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June Panic | Baby's Breadth (Secretly Canadian)
It would be easy for an uneducated man as I to find such as June Panic a little threatening, for he (yes, she is a he) is you see, oh, so very wordy. After all, this is a man who, according to the Secretly Canadian website, practices a philosophy, which he describes as "a Heideggarian disavowal of ethics as a seperate (sic) philosophical discipline, seen from within an overlapping of Kantian epistomological (sic) limits with Wittgensteinian analysis of ordinary language seeking resolve through Emersonian Perfectionism." Erm, yeah right... And this is his failing. Refute as he may, the claim that he is pretentious, there are times when his point gets lost, as he veers off any linear track and his head disappears up his own arse. (At his worst he is guilty of an ugly elitism, coming across as smug and not a little self-obsessed). And that is a great shame, for Mr June is a serious and sincere man with much of interest to say. 'Baby's Breadth', his eleventh album to date, is a considered and spirited affair, at times maddeningly frustrating and at others simply beautiful. Musically it swaggers amongst the beer slops, doing the barroom Stones shuffle with a lazy drunken slide and reeling piano. As June passionately delivers his philosophical musings like Nikki Sudden strangling Dylan, ("If enough of us die and the rest take to drinkin' / you know we might find that the world is not so unkind... only restless," he sings on If Enough Of Us Die). Like its predecessors, 'Baby's Breadth' tackles the concepts of Life and Death, continuing June's indefatigable search for the answers to what may be unanswerable questions. Originally designed as a six track mini album detailing the relationship of a new couple, the birth of their child and the ensuing questions and doubts that arise with parenthood. If it had been left as such, it would certainly be a thing of great beauty. Sadly, June decided to add the preceding eight tracks, which focus on physical birth as a metaphor for spiritual birth and the subsequent life of supplication (or something like that). It is not that these earlier tracks fail in any sense â?? indeed both See(ing) Double and The Song Is Singing Us (with the line, "Well, we're driving the train and we don't even know what's in it / And the further we go the less we even think to look") are fine, intelligent, thought provoking pop songs â?? it's just that, well, sometimes a little is mightier than a whole lot. And clarity is lost when spread too thinly. That said, 'Baby's Breadth' remains a highly emotional and intensely personal album that deals with one man's faith and manages to gently prod without ever getting too close to taking a preacher man's stance. And, you know what, the tunes ain't bad either...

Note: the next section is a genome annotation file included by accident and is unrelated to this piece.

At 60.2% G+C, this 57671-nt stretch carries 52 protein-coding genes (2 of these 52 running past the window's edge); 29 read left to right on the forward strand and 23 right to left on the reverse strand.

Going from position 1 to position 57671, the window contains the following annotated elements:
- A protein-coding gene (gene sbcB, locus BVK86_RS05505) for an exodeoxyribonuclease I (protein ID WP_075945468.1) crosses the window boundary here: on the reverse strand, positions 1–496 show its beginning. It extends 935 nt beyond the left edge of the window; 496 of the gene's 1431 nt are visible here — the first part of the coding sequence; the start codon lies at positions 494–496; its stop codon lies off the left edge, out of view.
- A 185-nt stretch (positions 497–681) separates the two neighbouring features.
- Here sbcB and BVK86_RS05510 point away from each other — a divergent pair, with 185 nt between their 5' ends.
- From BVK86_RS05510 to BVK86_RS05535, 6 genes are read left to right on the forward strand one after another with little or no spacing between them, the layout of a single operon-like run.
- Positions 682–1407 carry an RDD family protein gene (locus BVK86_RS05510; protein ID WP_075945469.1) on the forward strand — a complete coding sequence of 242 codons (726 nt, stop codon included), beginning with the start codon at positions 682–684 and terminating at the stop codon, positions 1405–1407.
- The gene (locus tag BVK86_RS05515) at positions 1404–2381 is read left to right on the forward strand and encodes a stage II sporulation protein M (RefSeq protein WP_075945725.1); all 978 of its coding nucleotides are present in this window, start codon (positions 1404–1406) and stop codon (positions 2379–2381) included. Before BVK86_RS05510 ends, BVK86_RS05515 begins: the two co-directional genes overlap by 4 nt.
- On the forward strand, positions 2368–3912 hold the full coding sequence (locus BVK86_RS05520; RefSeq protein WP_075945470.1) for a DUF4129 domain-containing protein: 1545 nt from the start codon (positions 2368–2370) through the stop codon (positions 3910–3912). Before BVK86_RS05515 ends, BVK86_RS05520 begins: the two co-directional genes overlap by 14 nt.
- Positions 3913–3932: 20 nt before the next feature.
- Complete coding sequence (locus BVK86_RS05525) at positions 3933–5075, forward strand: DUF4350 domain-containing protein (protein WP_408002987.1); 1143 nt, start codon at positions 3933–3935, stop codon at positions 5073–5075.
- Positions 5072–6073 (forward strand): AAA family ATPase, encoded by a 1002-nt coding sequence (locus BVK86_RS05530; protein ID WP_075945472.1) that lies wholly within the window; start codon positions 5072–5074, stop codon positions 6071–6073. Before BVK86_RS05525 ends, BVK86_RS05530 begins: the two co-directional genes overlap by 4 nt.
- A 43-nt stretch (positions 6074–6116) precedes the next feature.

CWAS #11 - Autumn 2002